As part of my unlearning and learning process towards better understanding of Social Business I’ve been thinking back the time I worked for a Swedish Supply Chain Management (SCM) company IBS.
Yes, I am recalling the attempts we made in order to build a platform for a global wholesale distribution, the concept was called as Virtual Enterprise.
It is now most interesting to follow the discussion about social business design and to find many similar perspectives.
Simultaneously with The Power of Pull, a warmly recommended read, I have been re-reading older European research about business process design (pdf), written by two Swiss gentlemen Elgar Fleisch and Hubert Österle. Already eighteen years ago (!) in 1993 they created an interesting concept of Integration Area that refers to organizational processes which are characterized by high dependency, and therefore require a high degree of coordination.
They discuss the complexity of inter-organizational networking which is associated with human interaction, organization structure, and the culture. In order to reduce this complexity, Fleisch and Österle presented the Coordination Areas. The five coordination areas that are highly dependent of each other are: Supply Chain Management, Relationship Management, Innovation, Infrastructure, and Organization Development.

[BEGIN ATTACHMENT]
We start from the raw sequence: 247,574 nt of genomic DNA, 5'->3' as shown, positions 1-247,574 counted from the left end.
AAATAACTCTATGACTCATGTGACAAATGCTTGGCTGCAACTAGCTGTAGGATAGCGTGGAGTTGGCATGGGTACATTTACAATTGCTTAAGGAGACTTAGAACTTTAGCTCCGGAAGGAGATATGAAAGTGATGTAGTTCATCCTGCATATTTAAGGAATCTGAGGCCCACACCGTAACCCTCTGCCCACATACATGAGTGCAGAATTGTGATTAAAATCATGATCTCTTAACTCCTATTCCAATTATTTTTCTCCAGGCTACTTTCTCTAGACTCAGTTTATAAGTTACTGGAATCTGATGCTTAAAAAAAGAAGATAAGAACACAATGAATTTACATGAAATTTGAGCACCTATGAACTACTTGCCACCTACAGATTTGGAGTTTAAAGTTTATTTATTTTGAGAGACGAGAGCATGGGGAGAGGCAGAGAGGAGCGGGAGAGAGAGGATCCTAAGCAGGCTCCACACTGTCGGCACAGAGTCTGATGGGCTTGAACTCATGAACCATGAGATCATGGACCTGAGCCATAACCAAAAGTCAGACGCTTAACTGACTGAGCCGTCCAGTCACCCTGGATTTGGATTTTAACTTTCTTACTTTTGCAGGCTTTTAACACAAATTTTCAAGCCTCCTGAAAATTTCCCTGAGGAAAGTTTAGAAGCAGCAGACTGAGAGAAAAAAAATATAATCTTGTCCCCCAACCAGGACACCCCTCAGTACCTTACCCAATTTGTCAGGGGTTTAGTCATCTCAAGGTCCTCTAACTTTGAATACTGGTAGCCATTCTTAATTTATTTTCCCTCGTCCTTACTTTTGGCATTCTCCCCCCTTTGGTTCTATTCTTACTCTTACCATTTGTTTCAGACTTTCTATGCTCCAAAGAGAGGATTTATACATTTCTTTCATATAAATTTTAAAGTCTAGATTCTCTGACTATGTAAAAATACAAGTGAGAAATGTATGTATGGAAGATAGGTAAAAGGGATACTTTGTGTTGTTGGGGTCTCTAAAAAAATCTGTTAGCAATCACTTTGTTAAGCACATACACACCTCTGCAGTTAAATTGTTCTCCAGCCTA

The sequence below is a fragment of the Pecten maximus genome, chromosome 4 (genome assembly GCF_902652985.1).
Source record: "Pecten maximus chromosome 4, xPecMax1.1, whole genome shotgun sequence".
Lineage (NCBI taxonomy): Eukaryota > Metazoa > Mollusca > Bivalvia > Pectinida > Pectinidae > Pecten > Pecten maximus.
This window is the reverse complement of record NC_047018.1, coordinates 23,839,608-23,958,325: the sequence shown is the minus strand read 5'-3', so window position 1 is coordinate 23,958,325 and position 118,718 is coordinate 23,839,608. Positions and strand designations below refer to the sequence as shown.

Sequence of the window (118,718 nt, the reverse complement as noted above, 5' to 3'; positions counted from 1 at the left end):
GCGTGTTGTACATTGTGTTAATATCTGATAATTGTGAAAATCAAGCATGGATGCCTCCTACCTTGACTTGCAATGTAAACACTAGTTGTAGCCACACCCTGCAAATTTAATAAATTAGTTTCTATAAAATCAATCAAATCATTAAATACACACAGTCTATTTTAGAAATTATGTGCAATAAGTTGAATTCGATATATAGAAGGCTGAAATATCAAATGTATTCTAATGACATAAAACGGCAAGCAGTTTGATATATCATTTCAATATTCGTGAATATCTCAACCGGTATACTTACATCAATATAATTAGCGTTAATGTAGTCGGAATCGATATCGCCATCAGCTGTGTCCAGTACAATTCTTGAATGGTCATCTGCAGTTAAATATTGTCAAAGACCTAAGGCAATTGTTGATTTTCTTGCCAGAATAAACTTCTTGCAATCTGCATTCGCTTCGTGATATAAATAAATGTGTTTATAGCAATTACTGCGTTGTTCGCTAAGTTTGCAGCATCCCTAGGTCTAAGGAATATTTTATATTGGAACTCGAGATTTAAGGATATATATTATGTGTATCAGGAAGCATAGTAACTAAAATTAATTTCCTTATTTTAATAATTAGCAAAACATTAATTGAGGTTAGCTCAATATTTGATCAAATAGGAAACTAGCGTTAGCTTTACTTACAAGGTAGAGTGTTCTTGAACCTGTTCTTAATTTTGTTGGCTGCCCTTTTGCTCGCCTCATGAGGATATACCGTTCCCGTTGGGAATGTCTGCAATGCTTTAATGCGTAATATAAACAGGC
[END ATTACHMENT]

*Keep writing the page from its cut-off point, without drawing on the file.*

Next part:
Here below their model for inter-organizational networking for complex environments:
The difference between these two concepts is that the integration area pursues integration through integrated information processing, while the coordination area pursues integration through the organization of dependencies.
Related to the latter, organization of dependencies, an interesting parallel could also be drawn to the systems theory and its qualitative determinants. Two system determinants, attributes of the elements and the degree of the organization among system elements, employ the same kind of complex dependencies.
Fleisch & Österle also used a notion of networkability:
“The inter-organizational dependencies within coordination areas are contrasted by the intra-organizational dependencies across areas. Both play a decisive role in the networkability structure of businesses.”
It is easy to find confluence. After reading some of the recently published books related to the social business and comparing the models and messages in those to this older research – you can find many themes that are in common.
Good old SCM and the Social Business